A. arrest the dentist               B. look for all his teeth and buy all of them

C. visit all the shops selling teeth    D. buy all the teeth in all the shops

4. The face that the general’s name was on the label of each tooth shows that ____________.

A. the general was famous           B. the shop owners wanted to make more money

C. the general’s teeth were valuable.   D. both A and B

5. The teeth they collected most probably cost __________.

A. $175     B. $795     C. $875      D. $1150

Key: ADBDC

 

Passage 10

A public house which was recently bought by Mr. James is up for sale. He is going to sell it because it is haunted(闹鬼). He told me that he could not go to sleep one night because he heard a strange noise coming from the bar. The next morning, he found that the doors had been blocked by chairs and the furniture had been moved. Though Mr. James had turned the lights off before he went to bed, they were on in the morning. He also said that he had found five empty whisky bottles which the ghost(鬼)must have drunk the night before. When I suggested that some villagers must have come in for a free drink, he shook his head. The villagers have told him that they will not accept it even if he gives it away.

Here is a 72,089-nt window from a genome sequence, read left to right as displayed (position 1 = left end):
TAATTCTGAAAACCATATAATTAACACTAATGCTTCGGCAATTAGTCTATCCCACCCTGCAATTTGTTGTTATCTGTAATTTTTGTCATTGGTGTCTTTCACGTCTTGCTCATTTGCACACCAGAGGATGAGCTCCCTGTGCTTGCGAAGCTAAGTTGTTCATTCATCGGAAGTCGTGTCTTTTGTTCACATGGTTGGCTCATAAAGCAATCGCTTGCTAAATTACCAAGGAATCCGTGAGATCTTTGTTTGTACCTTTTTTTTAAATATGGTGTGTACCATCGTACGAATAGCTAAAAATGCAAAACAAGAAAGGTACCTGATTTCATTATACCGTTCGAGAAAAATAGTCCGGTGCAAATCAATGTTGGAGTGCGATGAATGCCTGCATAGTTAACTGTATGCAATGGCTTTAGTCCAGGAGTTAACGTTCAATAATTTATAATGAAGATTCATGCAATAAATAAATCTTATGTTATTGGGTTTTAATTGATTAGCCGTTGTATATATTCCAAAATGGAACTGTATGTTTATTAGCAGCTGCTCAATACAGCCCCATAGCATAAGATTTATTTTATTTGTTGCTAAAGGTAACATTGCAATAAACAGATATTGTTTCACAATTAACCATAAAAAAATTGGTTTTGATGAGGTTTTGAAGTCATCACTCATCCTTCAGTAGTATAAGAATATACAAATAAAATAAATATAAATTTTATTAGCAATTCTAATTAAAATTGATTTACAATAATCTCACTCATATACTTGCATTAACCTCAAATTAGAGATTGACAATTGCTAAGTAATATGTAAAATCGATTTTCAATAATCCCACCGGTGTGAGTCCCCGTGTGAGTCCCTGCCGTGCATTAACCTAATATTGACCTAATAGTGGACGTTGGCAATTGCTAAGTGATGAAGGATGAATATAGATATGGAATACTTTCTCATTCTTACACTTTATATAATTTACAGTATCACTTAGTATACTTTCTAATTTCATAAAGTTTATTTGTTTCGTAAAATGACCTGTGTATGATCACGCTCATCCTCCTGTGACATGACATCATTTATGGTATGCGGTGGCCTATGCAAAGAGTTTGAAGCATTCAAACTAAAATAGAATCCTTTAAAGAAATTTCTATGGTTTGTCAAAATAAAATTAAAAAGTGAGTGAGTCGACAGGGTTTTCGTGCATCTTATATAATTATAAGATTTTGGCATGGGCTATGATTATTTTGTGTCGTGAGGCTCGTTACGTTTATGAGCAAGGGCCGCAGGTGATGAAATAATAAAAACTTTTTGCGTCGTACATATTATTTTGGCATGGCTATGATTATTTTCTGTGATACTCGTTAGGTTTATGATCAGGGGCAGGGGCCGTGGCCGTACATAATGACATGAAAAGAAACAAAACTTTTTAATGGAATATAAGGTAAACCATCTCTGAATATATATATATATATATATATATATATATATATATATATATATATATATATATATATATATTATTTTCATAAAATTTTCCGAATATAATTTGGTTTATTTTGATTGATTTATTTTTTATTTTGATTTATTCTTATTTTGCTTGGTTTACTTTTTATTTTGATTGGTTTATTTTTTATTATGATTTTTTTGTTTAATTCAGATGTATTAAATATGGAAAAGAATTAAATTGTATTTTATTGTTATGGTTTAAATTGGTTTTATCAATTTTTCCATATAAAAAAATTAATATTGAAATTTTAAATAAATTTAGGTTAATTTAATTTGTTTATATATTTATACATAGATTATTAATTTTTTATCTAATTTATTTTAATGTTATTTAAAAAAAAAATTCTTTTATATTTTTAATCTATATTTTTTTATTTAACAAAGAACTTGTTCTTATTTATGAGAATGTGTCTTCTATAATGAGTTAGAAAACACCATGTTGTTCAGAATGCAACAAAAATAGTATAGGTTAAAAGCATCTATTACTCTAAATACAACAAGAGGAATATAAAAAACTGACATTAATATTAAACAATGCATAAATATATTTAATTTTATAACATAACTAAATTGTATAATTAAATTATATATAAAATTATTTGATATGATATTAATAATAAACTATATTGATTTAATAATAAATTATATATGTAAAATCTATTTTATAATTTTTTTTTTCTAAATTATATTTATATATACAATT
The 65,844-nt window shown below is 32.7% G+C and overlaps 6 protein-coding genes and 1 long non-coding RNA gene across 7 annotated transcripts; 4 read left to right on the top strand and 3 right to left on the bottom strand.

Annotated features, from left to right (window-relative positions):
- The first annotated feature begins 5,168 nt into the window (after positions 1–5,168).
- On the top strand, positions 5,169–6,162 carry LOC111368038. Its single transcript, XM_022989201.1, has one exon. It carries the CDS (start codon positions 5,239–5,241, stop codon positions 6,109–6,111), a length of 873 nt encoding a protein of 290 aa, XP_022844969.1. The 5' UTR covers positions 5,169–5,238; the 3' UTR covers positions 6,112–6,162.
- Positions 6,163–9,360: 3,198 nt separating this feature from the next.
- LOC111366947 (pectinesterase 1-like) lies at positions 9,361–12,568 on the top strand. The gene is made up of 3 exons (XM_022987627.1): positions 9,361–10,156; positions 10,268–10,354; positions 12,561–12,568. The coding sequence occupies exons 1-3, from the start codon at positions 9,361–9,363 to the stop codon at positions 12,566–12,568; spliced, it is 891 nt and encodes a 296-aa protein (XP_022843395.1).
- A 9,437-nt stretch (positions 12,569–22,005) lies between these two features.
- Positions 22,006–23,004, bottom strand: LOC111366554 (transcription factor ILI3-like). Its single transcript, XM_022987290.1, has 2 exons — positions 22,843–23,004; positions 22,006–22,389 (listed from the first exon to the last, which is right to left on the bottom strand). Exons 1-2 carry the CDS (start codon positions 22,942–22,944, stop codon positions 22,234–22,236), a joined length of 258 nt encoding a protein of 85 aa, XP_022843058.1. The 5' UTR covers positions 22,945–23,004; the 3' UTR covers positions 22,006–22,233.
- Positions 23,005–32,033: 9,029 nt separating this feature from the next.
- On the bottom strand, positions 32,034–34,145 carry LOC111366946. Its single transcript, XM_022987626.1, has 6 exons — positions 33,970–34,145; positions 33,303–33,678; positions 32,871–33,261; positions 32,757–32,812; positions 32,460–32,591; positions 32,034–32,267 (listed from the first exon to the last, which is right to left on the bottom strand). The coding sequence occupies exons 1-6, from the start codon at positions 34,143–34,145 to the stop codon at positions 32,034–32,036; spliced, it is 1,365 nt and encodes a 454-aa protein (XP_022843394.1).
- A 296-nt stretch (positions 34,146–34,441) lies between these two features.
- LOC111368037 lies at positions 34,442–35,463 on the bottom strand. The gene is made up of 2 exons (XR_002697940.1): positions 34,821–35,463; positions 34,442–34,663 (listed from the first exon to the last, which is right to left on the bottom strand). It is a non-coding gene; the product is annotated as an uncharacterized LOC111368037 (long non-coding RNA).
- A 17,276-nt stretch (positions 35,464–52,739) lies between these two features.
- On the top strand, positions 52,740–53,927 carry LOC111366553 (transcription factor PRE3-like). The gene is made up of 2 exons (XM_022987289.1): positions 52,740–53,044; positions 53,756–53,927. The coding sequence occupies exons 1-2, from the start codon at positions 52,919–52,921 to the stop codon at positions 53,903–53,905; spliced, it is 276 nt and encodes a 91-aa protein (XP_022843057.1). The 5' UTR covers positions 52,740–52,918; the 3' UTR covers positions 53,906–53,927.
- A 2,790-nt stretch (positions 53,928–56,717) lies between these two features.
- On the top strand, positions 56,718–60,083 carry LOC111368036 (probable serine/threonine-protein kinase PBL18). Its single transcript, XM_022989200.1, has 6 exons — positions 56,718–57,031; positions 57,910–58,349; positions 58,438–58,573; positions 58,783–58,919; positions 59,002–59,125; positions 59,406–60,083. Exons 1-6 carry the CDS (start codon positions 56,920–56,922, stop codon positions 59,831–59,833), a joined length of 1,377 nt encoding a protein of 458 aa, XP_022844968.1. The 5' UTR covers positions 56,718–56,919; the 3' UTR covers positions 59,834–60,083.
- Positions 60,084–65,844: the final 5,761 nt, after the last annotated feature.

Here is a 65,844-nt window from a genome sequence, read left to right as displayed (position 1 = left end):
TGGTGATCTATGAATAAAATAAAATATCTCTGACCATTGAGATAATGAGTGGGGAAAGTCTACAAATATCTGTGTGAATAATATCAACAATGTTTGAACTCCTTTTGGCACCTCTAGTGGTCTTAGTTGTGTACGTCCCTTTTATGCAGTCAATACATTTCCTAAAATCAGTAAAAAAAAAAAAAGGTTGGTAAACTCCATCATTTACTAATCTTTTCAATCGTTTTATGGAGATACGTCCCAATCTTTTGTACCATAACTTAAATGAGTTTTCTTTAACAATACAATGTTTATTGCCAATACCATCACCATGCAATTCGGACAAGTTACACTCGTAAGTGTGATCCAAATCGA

1. Mr. James was _________.

A. a ghost                     B. the owner of the public house

C. going to buy the house         D. going to have a free drink

2. Which of the following is correct?

A. Mr. James saw the ghost.        B. He had not turned off the lights.

C. The chairs had been moved.      D. He slept well.

3. Mr. James __________ the house.

A. was given     B. built     C. rented      D. bought

4. Mr. James found ___________.

A. sixty empty bottles            B. that the villagers had drunk the whisky

C. that the lights were on         D. there was a ghost on his bed

5. The writer of the passage _________ Mr. James’ story.

A. believes           B. doesn’t believe

C. makes up          D. has been told the story by some else

Key: BCDCB